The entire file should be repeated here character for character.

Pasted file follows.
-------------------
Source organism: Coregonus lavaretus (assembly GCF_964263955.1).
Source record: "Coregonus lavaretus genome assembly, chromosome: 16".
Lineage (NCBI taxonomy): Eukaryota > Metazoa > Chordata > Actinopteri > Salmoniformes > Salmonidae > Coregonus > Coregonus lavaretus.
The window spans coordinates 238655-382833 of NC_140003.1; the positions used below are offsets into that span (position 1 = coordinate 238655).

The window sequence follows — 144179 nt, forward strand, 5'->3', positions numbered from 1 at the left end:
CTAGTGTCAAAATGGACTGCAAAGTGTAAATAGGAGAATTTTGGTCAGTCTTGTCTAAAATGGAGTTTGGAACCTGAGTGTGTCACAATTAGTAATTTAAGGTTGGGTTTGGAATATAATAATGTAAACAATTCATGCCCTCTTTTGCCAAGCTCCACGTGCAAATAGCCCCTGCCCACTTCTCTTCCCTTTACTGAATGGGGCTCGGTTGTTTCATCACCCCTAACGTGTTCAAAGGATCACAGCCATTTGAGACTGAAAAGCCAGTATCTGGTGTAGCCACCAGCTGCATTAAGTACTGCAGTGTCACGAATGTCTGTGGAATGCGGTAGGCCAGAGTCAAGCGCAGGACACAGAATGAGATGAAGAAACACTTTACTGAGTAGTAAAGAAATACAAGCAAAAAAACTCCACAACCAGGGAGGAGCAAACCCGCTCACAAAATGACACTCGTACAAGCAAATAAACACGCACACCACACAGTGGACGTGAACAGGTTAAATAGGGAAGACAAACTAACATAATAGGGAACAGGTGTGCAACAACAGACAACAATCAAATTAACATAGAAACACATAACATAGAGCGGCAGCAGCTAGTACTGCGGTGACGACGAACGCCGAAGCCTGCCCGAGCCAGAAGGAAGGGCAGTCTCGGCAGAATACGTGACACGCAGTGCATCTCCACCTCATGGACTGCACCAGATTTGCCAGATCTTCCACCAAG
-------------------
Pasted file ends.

Source organism: Coregonus lavaretus (assembly GCF_964263955.1).
Source record: "Coregonus lavaretus genome assembly, chromosome: 16".
Lineage (NCBI taxonomy): Eukaryota > Metazoa > Chordata > Actinopteri > Salmoniformes > Salmonidae > Coregonus > Coregonus lavaretus.
The window spans coordinates 238655-382833 of NC_140003.1; the positions used below are offsets into that span (position 1 = coordinate 238655).

The window sequence follows — 144179 nt, forward strand, 5'->3', positions numbered from 1 at the left end:
CTAGTGTCAAAATGGACTGCAAAGTGTAAATAGGAGAATTTTGGTCAGTCTTGTCTAAAATGGAGTTTGGAACCTGAGTGTGTCACAATTAGTAATTTAAGGTTGGGTTTGGAATATAATAATGTAAACAATTCATGCCCTCTTTTGCCAAGCTCCACGTGCAAATAGCCCCTGCCCACTTCTCTTCCCTTTACTGAATGGGGCTCGGTTGTTTCATCACCCCTAACGTGTTCAAAGGATCACAGCCATTTGAGACTGAAAAGCCAGTATCTGGTGTAGCCACCAGCTGCATTAAGTACTGCAGTGTCACGAATGTCTGTGGAATGCGGTAGGCCAGAGTCAAGCGCAGGACACAGAATGAGATGAAGAAACACTTTACTGAGTAGTAAAGAAATACAAGCAAAAAAACTCCACAACCAGGGAGGAGCAAACCCGCTCACAAAATGACACTCGTACAAGCAAATAAACACGCACACCACACAGTGGACGTGAACAGGTTAAATAGGGAAGACAAACTAACATAATAGGGAACAGGTGTGCAACAACAGACAACAATCAAATTAACATAGAAACACATAACATAGAGCGGCAGCAGCTAGTACTGCGGTGACGACGAACGCCGAAGCCTGCCCGAGCCAGAAGGAAGGGCAGTCTCGGCAGAATACGTGACACGCAGTGCATCTCCACCTCATGGACTGCACCAGATTTGCCAGATCTTCCACCAAG